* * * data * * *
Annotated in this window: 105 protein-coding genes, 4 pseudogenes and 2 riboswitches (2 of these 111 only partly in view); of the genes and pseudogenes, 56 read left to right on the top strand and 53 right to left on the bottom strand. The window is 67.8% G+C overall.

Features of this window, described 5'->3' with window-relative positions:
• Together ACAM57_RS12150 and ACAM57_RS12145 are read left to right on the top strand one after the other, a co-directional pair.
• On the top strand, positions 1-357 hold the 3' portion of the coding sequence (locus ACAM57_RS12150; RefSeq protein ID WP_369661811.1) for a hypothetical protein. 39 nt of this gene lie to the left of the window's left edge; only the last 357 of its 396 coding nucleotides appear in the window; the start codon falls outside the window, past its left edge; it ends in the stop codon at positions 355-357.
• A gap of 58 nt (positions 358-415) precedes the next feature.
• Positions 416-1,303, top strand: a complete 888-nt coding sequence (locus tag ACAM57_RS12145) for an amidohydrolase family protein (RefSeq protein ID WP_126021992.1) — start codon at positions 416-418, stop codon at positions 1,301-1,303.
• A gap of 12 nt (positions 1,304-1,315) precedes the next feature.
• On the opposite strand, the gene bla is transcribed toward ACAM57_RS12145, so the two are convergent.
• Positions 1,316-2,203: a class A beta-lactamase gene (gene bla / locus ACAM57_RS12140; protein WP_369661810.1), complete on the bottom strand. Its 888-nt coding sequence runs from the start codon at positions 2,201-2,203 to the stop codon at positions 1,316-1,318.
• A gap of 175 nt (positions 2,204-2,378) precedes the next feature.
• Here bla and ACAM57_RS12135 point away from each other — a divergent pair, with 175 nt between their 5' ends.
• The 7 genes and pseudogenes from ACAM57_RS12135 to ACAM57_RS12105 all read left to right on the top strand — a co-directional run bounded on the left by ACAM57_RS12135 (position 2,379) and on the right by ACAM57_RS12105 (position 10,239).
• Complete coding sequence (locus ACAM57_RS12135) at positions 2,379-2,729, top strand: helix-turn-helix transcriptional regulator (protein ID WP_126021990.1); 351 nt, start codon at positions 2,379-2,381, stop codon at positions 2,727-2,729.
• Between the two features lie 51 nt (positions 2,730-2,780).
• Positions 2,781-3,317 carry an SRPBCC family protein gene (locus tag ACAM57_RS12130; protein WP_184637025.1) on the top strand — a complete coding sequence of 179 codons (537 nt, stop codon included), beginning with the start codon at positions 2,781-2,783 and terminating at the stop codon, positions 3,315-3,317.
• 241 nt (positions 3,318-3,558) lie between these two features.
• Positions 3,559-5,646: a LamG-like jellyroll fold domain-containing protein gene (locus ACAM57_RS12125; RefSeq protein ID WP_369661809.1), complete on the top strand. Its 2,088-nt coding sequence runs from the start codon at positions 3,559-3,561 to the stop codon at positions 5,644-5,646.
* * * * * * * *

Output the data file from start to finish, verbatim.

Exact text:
Annotated in this window: 105 protein-coding genes, 4 pseudogenes and 2 riboswitches (2 of these 111 only partly in view); of the genes and pseudogenes, 56 read left to right on the top strand and 53 right to left on the bottom strand. The window is 67.8% G+C overall.

Features of this window, described 5'->3' with window-relative positions:
• Together ACAM57_RS12150 and ACAM57_RS12145 are read left to right on the top strand one after the other, a co-directional pair.
• On the top strand, positions 1-357 hold the 3' portion of the coding sequence (locus ACAM57_RS12150; RefSeq protein ID WP_369661811.1) for a hypothetical protein. 39 nt of this gene lie to the left of the window's left edge; only the last 357 of its 396 coding nucleotides appear in the window; the start codon falls outside the window, past its left edge; it ends in the stop codon at positions 355-357.
• A gap of 58 nt (positions 358-415) precedes the next feature.
• Positions 416-1,303, top strand: a complete 888-nt coding sequence (locus tag ACAM57_RS12145) for an amidohydrolase family protein (RefSeq protein ID WP_126021992.1) — start codon at positions 416-418, stop codon at positions 1,301-1,303.
• A gap of 12 nt (positions 1,304-1,315) precedes the next feature.
• On the opposite strand, the gene bla is transcribed toward ACAM57_RS12145, so the two are convergent.
• Positions 1,316-2,203: a class A beta-lactamase gene (gene bla / locus ACAM57_RS12140; protein WP_369661810.1), complete on the bottom strand. Its 888-nt coding sequence runs from the start codon at positions 2,201-2,203 to the stop codon at positions 1,316-1,318.
• A gap of 175 nt (positions 2,204-2,378) precedes the next feature.
• Here bla and ACAM57_RS12135 point away from each other — a divergent pair, with 175 nt between their 5' ends.
• The 7 genes and pseudogenes from ACAM57_RS12135 to ACAM57_RS12105 all read left to right on the top strand — a co-directional run bounded on the left by ACAM57_RS12135 (position 2,379) and on the right by ACAM57_RS12105 (position 10,239).
• Complete coding sequence (locus ACAM57_RS12135) at positions 2,379-2,729, top strand: helix-turn-helix transcriptional regulator (protein ID WP_126021990.1); 351 nt, start codon at positions 2,379-2,381, stop codon at positions 2,727-2,729.
• Between the two features lie 51 nt (positions 2,730-2,780).
• Positions 2,781-3,317 carry an SRPBCC family protein gene (locus tag ACAM57_RS12130; protein WP_184637025.1) on the top strand — a complete coding sequence of 179 codons (537 nt, stop codon included), beginning with the start codon at positions 2,781-2,783 and terminating at the stop codon, positions 3,315-3,317.
• 241 nt (positions 3,318-3,558) lie between these two features.
• Positions 3,559-5,646: a LamG-like jellyroll fold domain-containing protein gene (locus ACAM57_RS12125; RefSeq protein ID WP_369661809.1), complete on the top strand. Its 2,088-nt coding sequence runs from the start codon at positions 3,559-3,561 to the stop codon at positions 5,644-5,646.